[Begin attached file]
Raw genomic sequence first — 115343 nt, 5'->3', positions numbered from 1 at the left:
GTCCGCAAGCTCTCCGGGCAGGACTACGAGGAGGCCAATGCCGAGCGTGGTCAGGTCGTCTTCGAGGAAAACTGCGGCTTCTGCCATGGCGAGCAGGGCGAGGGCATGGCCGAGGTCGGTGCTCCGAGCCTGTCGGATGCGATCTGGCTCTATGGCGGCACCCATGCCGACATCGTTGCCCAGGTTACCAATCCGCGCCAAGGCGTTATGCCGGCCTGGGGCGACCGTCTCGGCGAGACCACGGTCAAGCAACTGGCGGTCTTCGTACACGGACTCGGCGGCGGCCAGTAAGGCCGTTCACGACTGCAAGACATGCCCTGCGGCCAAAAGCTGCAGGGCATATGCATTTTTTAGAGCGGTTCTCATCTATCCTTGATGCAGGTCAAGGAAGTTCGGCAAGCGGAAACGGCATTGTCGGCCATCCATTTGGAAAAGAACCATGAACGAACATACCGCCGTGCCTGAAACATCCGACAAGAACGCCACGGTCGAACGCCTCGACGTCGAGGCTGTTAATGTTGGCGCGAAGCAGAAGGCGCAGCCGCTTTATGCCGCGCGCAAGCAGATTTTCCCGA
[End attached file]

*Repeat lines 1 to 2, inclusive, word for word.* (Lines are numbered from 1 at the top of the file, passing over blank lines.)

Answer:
Raw genomic sequence first — 115343 nt, 5'->3', positions numbered from 1 at the left:
GTCCGCAAGCTCTCCGGGCAGGACTACGAGGAGGCCAATGCCGAGCGTGGTCAGGTCGTCTTCGAGGAAAACTGCGGCTTCTGCCATGGCGAGCAGGGCGAGGGCATGGCCGAGGTCGGTGCTCCGAGCCTGTCGGATGCGATCTGGCTCTATGGCGGCACCCATGCCGACATCGTTGCCCAGGTTACCAATCCGCGCCAAGGCGTTATGCCGGCCTGGGGCGACCGTCTCGGCGAGACCACGGTCAAGCAACTGGCGGTCTTCGTACACGGACTCGGCGGCGGCCAGTAAGGCCGTTCACGACTGCAAGACATGCCCTGCGGCCAAAAGCTGCAGGGCATATGCATTTTTTAGAGCGGTTCTCATCTATCCTTGATGCAGGTCAAGGAAGTTCGGCAAGCGGAAACGGCATTGTCGGCCATCCATTTGGAAAAGAACCATGAACGAACATACCGCCGTGCCTGAAACATCCGACAAGAACGCCACGGTCGAACGCCTCGACGTCGAGGCTGTTAATGTTGGCGCGAAGCAGAAGGCGCAGCCGCTTTATGCCGCGCGCAAGCAGATTTTCCCGA